Real estate transactions used to generate ginormous sums of miles, at least back during the housing boom. A company called Awards for Mortgage used to give out tons of miles for taking out a home equity loan. Some people wrote big equity loans on homes they had fully paid off, paid back the loans, and in the process pockets a couple hundred thousand miles for a couple hundred bucks.

Chase up until recently was giving out miles for residential mortgages. And I recall buying a property about 8 years ago where I got a large chunk of the real estate commissions rebated to me in the form of miles.

There’s a few operators in the space still, like Air Miles for Moving and Miles 4 Real Estate that presumably earn commissions from transactions you’ll make and provide a portion back to you as a nice mileage payout. But I have no experience with either provider and can’t say whether the deals obtainable through this method are similar to what you’ll get on your own.

Given the relative paucity of options for earning points, it was nice to see that Capital One launched a 100,000 point offer for home loans.

Now, these aren’t points that transfer to airlines, they’re points that can get you a penny apiece in paid travel.

The offer is valid for new purchases and refinancings but is open to current Capital One miles cardholders only.

You have to apply by phone at 855-624-8549 by February 28. The rules also say you have to “state your intention for receiving bonus miles” in order to be eligible. And the loan must close by May 15.

Since the maximum payout from the offer is worth ~ $1000, it’s not going to make sense to game this one like the old days, churning mortgages just to manufacture miles. But it’s nice to see rebates alive, albeit briefly and for a limited set of customers, for residential financing again. Almost like the old days! (And I just love to see the “100,000 number” come out of a bank.)


  1. Lindy said,

    People churned mortgages just for points? Wouldn’t the closing costs exceed the financial worth of any points gained? Twice, I considered using an Alaska Airlines partner to finance a house purchase, but I brushed it off thinking that I’d lose in-the-long-run by paying a higher interest rate, so I went with conventional financing instead.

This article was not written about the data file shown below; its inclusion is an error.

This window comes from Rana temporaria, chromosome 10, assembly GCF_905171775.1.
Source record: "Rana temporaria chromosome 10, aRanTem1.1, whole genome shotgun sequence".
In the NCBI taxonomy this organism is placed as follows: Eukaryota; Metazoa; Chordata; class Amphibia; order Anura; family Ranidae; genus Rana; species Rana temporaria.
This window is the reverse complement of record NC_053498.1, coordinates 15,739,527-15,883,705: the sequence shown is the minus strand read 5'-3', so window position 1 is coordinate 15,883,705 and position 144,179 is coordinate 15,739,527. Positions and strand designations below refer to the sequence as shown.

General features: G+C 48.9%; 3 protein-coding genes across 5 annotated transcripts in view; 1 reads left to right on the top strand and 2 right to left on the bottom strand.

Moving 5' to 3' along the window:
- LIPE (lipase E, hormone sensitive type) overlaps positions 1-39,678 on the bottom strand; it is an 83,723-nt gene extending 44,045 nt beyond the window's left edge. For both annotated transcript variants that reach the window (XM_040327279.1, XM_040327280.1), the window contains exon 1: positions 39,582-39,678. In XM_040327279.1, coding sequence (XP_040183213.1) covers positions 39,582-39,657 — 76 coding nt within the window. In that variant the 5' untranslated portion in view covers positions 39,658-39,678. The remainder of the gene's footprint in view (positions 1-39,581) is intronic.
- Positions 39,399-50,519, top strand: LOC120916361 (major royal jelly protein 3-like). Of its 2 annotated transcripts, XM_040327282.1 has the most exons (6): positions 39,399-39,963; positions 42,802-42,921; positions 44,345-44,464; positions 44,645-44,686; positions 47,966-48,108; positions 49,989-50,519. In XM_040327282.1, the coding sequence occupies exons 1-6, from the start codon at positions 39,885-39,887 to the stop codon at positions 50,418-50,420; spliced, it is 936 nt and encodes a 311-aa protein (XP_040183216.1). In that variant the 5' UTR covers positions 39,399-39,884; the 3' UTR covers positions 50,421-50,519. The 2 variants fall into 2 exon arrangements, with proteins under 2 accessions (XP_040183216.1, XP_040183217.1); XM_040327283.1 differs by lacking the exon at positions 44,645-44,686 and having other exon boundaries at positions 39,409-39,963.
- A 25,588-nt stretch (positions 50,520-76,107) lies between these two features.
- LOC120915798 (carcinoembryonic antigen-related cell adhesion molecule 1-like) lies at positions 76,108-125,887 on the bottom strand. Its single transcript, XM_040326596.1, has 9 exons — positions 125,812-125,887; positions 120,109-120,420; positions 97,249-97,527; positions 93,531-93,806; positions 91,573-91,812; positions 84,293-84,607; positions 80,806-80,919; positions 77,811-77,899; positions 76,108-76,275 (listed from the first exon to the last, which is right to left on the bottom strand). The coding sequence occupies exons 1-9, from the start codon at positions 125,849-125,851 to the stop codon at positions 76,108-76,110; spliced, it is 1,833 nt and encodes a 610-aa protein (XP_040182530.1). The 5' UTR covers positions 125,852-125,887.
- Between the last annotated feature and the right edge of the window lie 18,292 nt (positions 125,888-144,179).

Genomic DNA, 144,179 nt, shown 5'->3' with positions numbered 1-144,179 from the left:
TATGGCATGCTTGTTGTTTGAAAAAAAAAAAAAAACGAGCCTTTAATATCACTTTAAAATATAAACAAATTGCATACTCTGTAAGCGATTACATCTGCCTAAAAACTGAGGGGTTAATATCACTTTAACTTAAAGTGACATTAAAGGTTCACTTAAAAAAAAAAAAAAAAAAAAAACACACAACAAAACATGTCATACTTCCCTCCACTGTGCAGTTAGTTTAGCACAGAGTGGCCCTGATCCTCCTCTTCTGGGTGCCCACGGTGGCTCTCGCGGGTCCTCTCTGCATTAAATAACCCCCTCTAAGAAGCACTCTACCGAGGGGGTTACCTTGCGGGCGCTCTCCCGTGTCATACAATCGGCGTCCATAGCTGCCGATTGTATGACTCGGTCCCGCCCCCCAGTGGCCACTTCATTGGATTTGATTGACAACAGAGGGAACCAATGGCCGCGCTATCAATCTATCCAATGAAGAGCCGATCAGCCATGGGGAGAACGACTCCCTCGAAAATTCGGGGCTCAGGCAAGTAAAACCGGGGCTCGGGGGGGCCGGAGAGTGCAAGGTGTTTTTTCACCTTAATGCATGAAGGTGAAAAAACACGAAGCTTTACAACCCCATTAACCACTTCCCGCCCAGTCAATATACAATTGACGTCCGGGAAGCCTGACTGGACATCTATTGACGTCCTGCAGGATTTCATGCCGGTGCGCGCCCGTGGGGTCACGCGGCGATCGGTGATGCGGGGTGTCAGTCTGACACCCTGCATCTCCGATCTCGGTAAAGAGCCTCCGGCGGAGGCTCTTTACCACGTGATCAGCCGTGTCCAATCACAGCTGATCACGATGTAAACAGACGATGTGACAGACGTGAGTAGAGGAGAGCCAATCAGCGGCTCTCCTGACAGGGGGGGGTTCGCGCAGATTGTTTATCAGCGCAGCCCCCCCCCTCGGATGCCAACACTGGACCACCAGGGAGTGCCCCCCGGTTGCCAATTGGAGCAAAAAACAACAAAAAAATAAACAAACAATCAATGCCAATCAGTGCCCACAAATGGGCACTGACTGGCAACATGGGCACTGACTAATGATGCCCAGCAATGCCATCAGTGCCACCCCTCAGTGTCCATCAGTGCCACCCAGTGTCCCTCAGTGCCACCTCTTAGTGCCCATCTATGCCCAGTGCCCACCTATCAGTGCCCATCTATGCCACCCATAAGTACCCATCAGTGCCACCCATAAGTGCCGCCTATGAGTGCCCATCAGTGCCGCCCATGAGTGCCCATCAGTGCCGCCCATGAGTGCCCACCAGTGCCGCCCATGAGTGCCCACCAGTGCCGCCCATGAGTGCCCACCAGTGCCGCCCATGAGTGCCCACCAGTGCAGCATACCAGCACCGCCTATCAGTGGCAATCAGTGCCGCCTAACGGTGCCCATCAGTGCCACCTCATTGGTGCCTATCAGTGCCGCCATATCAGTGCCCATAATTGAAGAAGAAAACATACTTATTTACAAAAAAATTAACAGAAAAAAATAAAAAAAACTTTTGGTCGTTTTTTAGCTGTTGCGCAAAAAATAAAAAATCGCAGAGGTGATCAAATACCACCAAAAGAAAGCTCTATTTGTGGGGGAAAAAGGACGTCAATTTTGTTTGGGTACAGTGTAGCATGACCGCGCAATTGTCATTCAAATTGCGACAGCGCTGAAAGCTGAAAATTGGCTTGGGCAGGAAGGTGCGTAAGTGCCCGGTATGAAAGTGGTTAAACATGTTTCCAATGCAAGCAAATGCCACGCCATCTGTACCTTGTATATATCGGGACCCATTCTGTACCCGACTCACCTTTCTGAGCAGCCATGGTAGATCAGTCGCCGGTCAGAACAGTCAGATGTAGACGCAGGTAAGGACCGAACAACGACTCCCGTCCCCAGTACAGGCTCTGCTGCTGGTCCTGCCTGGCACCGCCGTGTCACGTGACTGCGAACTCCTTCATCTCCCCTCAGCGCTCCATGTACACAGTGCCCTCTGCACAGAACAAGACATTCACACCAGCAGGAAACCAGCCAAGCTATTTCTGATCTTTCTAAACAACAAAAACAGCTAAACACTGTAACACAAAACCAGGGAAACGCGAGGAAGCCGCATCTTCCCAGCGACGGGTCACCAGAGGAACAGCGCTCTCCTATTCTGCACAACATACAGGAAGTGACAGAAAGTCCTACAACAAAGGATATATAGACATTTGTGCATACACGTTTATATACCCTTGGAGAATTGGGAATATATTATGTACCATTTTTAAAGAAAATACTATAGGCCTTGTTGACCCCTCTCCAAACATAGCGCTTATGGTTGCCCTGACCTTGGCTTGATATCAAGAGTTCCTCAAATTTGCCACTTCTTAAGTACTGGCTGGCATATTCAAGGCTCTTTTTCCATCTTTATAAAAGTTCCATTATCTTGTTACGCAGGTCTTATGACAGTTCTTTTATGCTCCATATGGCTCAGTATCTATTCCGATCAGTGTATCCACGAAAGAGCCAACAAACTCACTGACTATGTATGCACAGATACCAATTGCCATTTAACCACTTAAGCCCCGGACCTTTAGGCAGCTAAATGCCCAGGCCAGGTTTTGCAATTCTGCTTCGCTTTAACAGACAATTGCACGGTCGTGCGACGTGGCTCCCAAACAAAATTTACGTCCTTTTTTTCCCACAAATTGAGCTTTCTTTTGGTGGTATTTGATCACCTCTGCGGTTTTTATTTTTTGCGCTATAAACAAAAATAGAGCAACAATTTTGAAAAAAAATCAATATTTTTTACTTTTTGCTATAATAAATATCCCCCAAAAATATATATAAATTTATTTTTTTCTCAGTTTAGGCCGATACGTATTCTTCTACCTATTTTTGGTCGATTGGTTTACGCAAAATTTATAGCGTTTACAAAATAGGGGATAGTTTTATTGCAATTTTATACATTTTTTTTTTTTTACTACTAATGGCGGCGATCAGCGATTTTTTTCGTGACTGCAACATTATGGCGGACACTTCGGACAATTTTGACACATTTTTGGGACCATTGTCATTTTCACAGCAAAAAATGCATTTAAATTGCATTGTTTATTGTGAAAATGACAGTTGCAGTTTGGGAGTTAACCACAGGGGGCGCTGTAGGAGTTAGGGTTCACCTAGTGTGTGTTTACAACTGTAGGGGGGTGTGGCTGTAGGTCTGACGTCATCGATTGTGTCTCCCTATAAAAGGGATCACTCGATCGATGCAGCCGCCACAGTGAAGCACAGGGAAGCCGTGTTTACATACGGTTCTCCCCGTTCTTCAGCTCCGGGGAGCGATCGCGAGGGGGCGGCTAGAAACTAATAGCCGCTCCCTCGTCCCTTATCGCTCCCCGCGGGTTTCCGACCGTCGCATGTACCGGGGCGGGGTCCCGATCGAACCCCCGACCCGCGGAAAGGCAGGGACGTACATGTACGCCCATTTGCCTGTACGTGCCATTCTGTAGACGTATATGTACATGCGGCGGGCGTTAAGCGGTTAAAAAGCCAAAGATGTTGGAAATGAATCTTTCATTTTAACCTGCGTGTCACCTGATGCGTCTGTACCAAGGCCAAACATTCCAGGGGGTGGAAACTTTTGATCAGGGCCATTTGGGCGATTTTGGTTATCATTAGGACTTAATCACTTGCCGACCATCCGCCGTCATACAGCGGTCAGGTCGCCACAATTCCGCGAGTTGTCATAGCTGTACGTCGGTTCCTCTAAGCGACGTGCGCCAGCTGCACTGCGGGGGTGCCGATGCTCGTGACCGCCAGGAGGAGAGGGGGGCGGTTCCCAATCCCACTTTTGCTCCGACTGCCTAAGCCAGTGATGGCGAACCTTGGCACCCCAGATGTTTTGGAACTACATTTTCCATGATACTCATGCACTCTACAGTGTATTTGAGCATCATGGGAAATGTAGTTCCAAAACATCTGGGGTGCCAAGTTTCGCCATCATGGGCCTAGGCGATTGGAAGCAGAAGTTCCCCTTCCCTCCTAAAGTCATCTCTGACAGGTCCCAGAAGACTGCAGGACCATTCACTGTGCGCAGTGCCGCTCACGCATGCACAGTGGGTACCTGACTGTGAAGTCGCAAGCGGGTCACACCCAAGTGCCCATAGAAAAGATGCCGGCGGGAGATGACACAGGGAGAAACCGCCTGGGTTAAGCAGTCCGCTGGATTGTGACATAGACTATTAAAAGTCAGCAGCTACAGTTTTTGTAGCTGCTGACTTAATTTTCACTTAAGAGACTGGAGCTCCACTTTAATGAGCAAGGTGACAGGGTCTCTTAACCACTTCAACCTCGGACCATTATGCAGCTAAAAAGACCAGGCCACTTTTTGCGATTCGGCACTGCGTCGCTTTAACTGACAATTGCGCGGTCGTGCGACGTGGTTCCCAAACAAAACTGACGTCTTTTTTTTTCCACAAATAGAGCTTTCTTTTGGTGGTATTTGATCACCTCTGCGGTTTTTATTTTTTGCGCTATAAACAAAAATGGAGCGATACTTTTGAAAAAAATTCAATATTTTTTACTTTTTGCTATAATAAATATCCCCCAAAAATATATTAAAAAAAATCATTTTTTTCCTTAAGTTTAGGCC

2. Lindy said,

    .

  3. Marlene said,

    While I don’t have the card, I am currently refinancing with capital one, and as a savings customer, I got $1,000 off. So it’s the same, and so far, I’m happy with their offering.

  4. Karen said,

    I think he said churning home equity lines, for points, which typically have low fees and no points. I think that’s why he mentioned usually getting 100k miles for a “couple hundred bucks.”

  5. Add A Comment

home | top

View from the Wing is a project of Miles and Points Consulting, LLC. This site is for entertainment purpose only. The owner of this site is not an investment advisor, financial planner, nor legal or tax professional and articles here are of an opinion and general nature and should not be relied upon for individual circumstances.

Advertiser Disclosure: Many (but not all) of the credit card offers on the site are from banks from which we receive compensation if you are approved. Compensation does not impact the placement of cards other than in banner advertising (we do not currently control the banner advertising on this blog). We don’t include all US credit card offers available on this site. Instead, I write primarily about cards which earn airline miles, hotel points, and some cash back (or have points that can be converted into the same).

Editorial Note: The opinions, analyses, and evaluations here are mine and not provided by any bank including (but not limited to) American Express, Chase, Citibank, US Bank, Barclaycard or any other company. They have not reviewed, approved or endorsed what I have to say.